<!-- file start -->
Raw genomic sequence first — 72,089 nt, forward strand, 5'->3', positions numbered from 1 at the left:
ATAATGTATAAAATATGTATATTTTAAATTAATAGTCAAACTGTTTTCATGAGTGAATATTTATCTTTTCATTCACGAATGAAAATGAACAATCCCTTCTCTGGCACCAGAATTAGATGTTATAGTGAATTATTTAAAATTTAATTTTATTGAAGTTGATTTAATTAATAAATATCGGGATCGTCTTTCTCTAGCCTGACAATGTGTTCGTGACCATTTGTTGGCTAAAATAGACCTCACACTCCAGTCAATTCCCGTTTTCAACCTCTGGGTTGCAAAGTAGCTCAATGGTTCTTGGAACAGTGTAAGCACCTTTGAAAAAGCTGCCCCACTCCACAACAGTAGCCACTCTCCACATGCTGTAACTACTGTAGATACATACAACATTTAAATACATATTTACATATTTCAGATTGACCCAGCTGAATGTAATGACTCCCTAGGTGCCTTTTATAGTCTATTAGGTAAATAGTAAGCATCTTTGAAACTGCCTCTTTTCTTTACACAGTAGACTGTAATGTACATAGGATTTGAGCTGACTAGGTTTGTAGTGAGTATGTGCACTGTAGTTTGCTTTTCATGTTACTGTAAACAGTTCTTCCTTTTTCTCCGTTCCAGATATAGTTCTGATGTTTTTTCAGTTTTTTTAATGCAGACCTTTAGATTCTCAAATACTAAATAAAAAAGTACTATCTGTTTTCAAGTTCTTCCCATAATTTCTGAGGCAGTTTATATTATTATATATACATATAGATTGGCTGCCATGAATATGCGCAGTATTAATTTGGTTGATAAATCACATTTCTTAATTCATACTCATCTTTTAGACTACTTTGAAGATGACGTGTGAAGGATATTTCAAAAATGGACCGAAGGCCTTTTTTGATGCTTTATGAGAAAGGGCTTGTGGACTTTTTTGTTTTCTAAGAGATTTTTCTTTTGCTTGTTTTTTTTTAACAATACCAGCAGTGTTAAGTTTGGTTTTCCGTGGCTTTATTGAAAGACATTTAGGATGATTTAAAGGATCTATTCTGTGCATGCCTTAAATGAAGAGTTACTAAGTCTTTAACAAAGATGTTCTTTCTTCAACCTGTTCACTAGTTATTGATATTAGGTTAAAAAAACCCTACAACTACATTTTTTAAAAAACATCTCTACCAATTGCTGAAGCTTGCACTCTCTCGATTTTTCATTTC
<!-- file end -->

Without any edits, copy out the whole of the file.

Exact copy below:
Raw genomic sequence first — 72,089 nt, forward strand, 5'->3', positions numbered from 1 at the left:
ATAATGTATAAAATATGTATATTTTAAATTAATAGTCAAACTGTTTTCATGAGTGAATATTTATCTTTTCATTCACGAATGAAAATGAACAATCCCTTCTCTGGCACCAGAATTAGATGTTATAGTGAATTATTTAAAATTTAATTTTATTGAAGTTGATTTAATTAATAAATATCGGGATCGTCTTTCTCTAGCCTGACAATGTGTTCGTGACCATTTGTTGGCTAAAATAGACCTCACACTCCAGTCAATTCCCGTTTTCAACCTCTGGGTTGCAAAGTAGCTCAATGGTTCTTGGAACAGTGTAAGCACCTTTGAAAAAGCTGCCCCACTCCACAACAGTAGCCACTCTCCACATGCTGTAACTACTGTAGATACATACAACATTTAAATACATATTTACATATTTCAGATTGACCCAGCTGAATGTAATGACTCCCTAGGTGCCTTTTATAGTCTATTAGGTAAATAGTAAGCATCTTTGAAACTGCCTCTTTTCTTTACACAGTAGACTGTAATGTACATAGGATTTGAGCTGACTAGGTTTGTAGTGAGTATGTGCACTGTAGTTTGCTTTTCATGTTACTGTAAACAGTTCTTCCTTTTTCTCCGTTCCAGATATAGTTCTGATGTTTTTTCAGTTTTTTTAATGCAGACCTTTAGATTCTCAAATACTAAATAAAAAAGTACTATCTGTTTTCAAGTTCTTCCCATAATTTCTGAGGCAGTTTATATTATTATATATACATATAGATTGGCTGCCATGAATATGCGCAGTATTAATTTGGTTGATAAATCACATTTCTTAATTCATACTCATCTTTTAGACTACTTTGAAGATGACGTGTGAAGGATATTTCAAAAATGGACCGAAGGCCTTTTTTGATGCTTTATGAGAAAGGGCTTGTGGACTTTTTTGTTTTCTAAGAGATTTTTCTTTTGCTTGTTTTTTTTTAACAATACCAGCAGTGTTAAGTTTGGTTTTCCGTGGCTTTATTGAAAGACATTTAGGATGATTTAAAGGATCTATTCTGTGCATGCCTTAAATGAAGAGTTACTAAGTCTTTAACAAAGATGTTCTTTCTTCAACCTGTTCACTAGTTATTGATATTAGGTTAAAAAAACCCTACAACTACATTTTTTAAAAAACATCTCTACCAATTGCTGAAGCTTGCACTCTCTCGATTTTTCATTTC